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I have the defined inductive types:

Inductive InL (A:Type) (y:A) : list A -> Prop := 
  | InHead : forall xs:list A, InL y (cons y xs) 
  | InTail : forall (x:A) (xs:list A), InL y xs -> InL y (cons x xs).

Inductive SubSeq (A:Type) : list A -> list A -> Prop :=
 | SubNil : forall l:list A, SubSeq nil l
 | SubCons1 : forall (x:A) (l1 l2:list A), SubSeq l1 l2 -> SubSeq l1 (x::l2)
 | SubCons2 : forall (x:A) (l1 l2:list A), SubSeq l1 l2 -> SubSeq (x::l1) (x::l2).

Now I have to prove a series of properties of that inductive type, but I keep getting stuck.

Lemma proof1: forall (A:Type) (x:A) (l1 l2:list A), SubSeq l1 l2 -> InL x l1 -> InL x l2.
 induction l1.
 induction l2.
 exact H0.


Can some one help me advance.

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1 Answer 1

up vote 6 down vote accepted

In fact, it is easier to do an induction on the SubSet judgment directly. However, you need to be as general as possible, so here is my advice:

Lemma proof1: forall (A:Type) (x:A) (l1 l2:list A), 
  SubSeq l1 l2 -> InL x l1 -> InL x l2.
(* first introduce your hypothesis, but put back x and In foo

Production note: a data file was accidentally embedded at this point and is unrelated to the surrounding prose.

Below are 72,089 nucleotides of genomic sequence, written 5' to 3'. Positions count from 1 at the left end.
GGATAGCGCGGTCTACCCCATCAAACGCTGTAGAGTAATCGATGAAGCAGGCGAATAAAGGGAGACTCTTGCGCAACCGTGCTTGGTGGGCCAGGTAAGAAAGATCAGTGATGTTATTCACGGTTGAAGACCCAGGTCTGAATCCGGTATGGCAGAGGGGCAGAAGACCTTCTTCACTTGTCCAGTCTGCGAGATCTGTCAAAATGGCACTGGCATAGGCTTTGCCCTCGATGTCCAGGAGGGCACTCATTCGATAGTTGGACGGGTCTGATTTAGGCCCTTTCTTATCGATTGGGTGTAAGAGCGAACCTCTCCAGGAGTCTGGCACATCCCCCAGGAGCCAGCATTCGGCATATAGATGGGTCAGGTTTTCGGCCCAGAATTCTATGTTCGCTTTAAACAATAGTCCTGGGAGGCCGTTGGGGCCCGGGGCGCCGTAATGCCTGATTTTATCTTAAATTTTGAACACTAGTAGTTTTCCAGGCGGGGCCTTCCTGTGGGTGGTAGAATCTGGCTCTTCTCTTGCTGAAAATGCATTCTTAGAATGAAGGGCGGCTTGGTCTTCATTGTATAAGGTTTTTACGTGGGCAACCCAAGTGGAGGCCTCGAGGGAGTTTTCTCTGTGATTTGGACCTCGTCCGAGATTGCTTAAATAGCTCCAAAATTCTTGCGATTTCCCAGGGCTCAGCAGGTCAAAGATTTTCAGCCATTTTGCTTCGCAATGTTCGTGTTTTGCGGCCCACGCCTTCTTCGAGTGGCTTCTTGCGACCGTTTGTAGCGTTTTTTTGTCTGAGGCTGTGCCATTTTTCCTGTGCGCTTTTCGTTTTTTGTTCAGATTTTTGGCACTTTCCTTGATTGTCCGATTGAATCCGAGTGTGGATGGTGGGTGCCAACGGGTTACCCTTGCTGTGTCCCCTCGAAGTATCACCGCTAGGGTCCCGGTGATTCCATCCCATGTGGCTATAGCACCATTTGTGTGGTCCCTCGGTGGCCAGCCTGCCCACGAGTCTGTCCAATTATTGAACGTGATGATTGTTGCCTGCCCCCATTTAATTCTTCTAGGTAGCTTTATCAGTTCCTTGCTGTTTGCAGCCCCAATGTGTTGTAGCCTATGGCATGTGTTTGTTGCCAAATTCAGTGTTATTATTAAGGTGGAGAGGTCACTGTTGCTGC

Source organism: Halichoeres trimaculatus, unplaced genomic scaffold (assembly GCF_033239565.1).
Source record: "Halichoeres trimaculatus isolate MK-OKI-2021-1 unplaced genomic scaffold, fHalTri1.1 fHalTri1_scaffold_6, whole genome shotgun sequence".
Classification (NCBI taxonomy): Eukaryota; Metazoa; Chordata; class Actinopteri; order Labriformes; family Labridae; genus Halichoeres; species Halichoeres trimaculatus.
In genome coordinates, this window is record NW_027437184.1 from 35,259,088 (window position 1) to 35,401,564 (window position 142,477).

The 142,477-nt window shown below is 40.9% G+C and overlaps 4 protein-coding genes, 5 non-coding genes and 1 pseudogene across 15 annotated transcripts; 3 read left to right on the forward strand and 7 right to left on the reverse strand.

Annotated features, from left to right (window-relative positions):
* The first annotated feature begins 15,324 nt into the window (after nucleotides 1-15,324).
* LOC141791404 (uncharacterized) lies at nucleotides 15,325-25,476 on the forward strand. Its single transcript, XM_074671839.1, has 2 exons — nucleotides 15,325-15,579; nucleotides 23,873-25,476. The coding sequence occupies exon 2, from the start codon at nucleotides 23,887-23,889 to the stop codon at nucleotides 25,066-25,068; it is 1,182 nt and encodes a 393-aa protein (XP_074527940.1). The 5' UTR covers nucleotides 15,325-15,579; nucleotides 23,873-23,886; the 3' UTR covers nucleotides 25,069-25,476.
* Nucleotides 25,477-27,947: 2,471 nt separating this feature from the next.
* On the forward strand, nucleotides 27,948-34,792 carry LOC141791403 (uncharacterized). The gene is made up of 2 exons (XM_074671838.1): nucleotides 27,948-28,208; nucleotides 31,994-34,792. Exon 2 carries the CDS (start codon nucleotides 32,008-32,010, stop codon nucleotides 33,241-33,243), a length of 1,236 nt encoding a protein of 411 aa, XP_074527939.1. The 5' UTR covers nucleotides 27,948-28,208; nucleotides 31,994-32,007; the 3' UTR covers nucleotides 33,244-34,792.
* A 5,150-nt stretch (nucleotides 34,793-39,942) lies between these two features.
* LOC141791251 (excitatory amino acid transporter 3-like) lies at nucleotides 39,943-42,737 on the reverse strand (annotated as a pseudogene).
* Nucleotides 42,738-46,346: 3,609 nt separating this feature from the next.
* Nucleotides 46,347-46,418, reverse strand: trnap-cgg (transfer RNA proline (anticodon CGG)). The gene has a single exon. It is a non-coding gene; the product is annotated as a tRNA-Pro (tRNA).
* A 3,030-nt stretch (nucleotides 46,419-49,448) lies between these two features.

inside the goal, so that your induction hypothesis are correct*)
revert x H0. induction H; intros.
(* x In [] is not possible, so inversion will kill the subgoal *)
inversion H0.

(* here it is straitforward: just combine the correct hypothesis *)
apply InTail; apply IHSubSeq; trivial.

(* x0 in x::l1 has to possible sources: x0 == x or x0 in l1 *)
inversion H0; subst; clear H0.
apply InHead.
apply InTail; apply IHSubSeq; trivial.

"inversion" is a tactic that checks an inductive term and gives you all the possible way to build such a term !!without any induction hypothesis!! It only gives you the constructive premices.

You could have done it directly by induction on l1 then l2, but you would have to construct by hand the correct instance of inversion because your induction hypothesis would have been really weak.

Hope it helps, V.

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It did, thanks. –  Tiago Veloso Jul 12 '10 at 7:27

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